By Ron Muhlenkamp, Founder and Jeff Muhlenkamp, Portfolio Manager
It’s been a noisy summer. Lots of political news, lots of tariff and trade war news, lots of international headlines of various sorts. Funny thing though, as we write this note during the last week of September the S&P 500 Index is within three percent of the all-time high it set in July. By that measure, it’s been a quiet summer.
If we filter out the noise, what are the important things going on today, economically, financially, and politically? Here’s what we observe:
1. The reset in trade relations between the U.S. and China is still being negotiated. Some of the tariffs announced over the last year have actually taken effect, others have been delayed. At this time, we hesitate to predict when a comprehensive agreement might be reached and are assuming the negotiations continue for the foreseeable future with the accompanying noise.
2. The renegotiation of the relationship between the United Kingdom and the European Union (EU) is ongoing. Despite a new Prime Minister (Boris Johnson) in the United Kingdom and an October 31st deadline, this doesn’t look like it will be resolved any time soon either. We are likewise loathe to predict the eventual outcome of this debate or to estimate the timeline. It seems that investors have reached a similar conclusion as news on this topic hasn’t impacted markets lately.
3. Germany is very near, or already in, a recession. Slowing growth in China is having a magnified effect on Germany—which supplies China with capital and luxury goods. As the biggest economy in the EU, a German recession could hurt a lot and increase the risks to financial markets presented by weak European banks. We don’t think we’ve seen the full impact of this yet.
4. U.S. treasury yields plunged in August, setting new lows for the 10-year and 30-year, inverting the yield curve (when short-term rates are higher than long-term rates), prompting the Federal Reserve to end their balance sheet reduction program ahead of schedule and to cut the Federal Funds Rate (short- term interest rates that they control) twice: by .25% in August and by .25% again in September. Recall that the Federal Reserve raised the Federal Funds Rate by .25% in December 2018—they have very quickly reversed themselves. An inverted yield curve has historically been the harbinger of recessions in the United States, with a lag of between 6 and 18 months. Historically, the yield curve typically inverts when the Federal Reserve raises short-term rates above long-term rates in a deliberate effort to slow the economy and contain inflation—that’s not the case this time. The Federal Reserve is not trying to fight inflation and was trying to restore short-term rates to something they consider “normal”. Long-term rates dropped below short-term rates, surprising the Fed (in our opinion). We hesitate to say “this time is different” with regard to a yield curve inversion as that is usually a dangerous statement to make, but things are a little different this time and it is at least possible that the outcome will be different as well.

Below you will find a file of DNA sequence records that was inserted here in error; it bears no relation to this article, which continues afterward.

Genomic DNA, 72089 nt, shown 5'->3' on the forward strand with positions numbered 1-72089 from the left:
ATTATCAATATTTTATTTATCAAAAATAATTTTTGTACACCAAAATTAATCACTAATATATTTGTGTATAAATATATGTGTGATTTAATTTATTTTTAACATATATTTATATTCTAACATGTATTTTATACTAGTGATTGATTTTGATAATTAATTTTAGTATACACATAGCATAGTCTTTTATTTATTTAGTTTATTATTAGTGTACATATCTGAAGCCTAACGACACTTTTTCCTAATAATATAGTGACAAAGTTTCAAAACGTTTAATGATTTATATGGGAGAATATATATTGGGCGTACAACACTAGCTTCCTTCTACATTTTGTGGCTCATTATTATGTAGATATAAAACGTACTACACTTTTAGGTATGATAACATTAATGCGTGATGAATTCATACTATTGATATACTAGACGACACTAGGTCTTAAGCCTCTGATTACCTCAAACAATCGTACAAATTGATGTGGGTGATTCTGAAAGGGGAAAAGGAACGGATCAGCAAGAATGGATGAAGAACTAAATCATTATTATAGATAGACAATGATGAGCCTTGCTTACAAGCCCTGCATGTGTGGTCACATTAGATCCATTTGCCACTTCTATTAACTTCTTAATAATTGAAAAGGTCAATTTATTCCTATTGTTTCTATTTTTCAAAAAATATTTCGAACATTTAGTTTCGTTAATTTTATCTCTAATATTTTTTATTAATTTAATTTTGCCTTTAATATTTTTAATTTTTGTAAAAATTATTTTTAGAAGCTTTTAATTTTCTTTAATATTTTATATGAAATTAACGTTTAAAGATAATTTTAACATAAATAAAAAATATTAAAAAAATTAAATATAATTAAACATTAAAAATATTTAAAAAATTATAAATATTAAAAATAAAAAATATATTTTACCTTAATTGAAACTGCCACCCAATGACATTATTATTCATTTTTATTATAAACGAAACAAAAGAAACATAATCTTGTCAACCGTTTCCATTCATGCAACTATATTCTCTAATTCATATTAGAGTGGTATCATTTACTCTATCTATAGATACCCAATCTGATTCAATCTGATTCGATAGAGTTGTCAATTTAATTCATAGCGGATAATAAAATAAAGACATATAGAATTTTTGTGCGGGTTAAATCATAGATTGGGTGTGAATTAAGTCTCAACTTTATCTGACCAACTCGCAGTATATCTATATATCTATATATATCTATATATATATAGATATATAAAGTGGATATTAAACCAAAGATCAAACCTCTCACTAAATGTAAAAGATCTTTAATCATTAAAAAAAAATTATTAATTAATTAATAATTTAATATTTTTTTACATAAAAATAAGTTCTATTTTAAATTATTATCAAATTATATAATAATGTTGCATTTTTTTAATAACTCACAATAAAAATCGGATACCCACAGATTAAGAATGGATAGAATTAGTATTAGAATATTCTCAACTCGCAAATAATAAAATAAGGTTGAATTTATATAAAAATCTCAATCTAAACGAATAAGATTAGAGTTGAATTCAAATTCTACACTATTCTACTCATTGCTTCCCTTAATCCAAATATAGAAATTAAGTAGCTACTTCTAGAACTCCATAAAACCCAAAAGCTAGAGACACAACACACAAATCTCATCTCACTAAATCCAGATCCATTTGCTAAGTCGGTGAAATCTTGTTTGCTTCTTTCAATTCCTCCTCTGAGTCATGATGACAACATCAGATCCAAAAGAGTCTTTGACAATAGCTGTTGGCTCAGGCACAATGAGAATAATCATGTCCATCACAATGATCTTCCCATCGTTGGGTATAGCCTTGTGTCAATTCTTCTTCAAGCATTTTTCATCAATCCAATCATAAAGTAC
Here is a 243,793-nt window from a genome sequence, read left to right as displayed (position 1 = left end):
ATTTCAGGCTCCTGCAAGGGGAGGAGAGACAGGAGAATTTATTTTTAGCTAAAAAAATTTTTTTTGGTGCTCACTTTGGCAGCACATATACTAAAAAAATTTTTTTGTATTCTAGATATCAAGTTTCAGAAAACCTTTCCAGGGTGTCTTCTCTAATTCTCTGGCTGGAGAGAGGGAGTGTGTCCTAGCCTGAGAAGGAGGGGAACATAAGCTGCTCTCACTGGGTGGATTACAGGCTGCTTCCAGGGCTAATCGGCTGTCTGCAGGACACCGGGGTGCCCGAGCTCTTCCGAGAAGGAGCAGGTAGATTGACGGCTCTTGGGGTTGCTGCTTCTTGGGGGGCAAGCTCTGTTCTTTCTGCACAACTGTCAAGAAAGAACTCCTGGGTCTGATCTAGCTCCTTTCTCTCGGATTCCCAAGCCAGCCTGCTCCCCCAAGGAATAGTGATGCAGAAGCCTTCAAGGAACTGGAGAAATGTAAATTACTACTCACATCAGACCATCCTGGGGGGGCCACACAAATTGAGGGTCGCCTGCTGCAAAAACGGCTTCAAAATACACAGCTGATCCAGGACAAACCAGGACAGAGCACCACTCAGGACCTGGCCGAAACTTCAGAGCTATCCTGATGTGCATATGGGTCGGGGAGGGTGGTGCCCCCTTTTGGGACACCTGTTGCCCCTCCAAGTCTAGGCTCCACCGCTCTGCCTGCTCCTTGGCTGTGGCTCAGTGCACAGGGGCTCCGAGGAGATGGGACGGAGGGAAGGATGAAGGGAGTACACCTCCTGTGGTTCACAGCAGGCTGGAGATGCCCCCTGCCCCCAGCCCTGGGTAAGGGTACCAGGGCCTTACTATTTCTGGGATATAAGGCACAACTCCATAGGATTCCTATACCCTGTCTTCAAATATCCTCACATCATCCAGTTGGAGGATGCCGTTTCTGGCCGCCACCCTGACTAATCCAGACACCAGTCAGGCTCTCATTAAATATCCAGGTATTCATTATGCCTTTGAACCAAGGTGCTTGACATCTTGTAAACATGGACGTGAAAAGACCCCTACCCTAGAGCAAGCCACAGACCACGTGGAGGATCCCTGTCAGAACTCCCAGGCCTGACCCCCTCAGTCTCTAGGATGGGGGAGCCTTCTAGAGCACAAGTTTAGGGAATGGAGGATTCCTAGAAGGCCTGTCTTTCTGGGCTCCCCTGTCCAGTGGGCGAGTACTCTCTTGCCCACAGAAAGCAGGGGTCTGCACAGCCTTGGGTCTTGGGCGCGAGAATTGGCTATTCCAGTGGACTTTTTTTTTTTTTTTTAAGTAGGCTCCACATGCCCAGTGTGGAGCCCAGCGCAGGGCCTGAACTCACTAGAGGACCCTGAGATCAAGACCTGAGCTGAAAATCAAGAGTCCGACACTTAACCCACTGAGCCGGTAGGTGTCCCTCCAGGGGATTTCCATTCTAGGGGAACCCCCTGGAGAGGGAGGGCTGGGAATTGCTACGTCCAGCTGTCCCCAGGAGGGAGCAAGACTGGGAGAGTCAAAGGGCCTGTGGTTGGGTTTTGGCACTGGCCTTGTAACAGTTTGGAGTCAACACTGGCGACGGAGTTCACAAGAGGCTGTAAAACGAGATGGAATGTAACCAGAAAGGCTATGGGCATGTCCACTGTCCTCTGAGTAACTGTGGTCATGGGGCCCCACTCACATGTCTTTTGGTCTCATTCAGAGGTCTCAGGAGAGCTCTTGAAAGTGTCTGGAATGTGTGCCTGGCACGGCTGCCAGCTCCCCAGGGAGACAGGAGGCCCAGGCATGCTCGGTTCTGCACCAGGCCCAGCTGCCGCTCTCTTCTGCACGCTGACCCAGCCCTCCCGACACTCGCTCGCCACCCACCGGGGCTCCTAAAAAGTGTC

5. Inflation remains low. The U.S. Consumer Price Index (CPI) shows 1.7% year-over-year inflation at its latest reading. Recall that the Federal Reserve’s goal is inflation of 2%—thus the above statement that they are not raising rates to contain inflation—inflation is actually lower than their target.
6. The industrial growth is slowing in the U.S. and globally (see German recession above). In the U.S. this looks a lot like the slowdown we saw in late 2015 – early 2016. In fact, this is the third such slowdown since the last recession—the first was in late 2011. Neither of the first two resulted in a recession. If the availability of credit drops (we’re not seeing this now) or the service side of the economy slows down as well (the signals here are mixed), we could be looking at a recession in the near future.
Looking forward, it’s not a stretch to suggest that political actors will increasingly attempt to sway voters with their actions, and market participants will factor into their forecasts the likelihood of policy change. Does that mean President Trump will look for a “win” with China timed to help him in the ’20 election? Very possibly. Has the recent weakness in Healthcare and Energy been due to the emergence of Senator Warren as the Democratic frontrunner? Also possible. What we believe is certain is that investors like us will do their best to anticipate the outcome of the election and position their portfolios accordingly.
We remain reasonably defensive in our holdings and continue to evaluate them on an individual basis—selling when full value is reached, buying what we view as undervalued. In general, we are not adding companies that we consider particularly sensitive to the economic cycle because we haven’t seen indicators of the slowdown begin to improve and frankly most “cyclical” companies aren’t priced for a recession. We’ll be patient.
The comments made in this commentary are opinions and are not intended to be investment advice or a forecast of future events.
Refer to the SMA All-Cap Value Fact Sheet for the Top 20 Holdings and performance data as of the most recent quarter-end.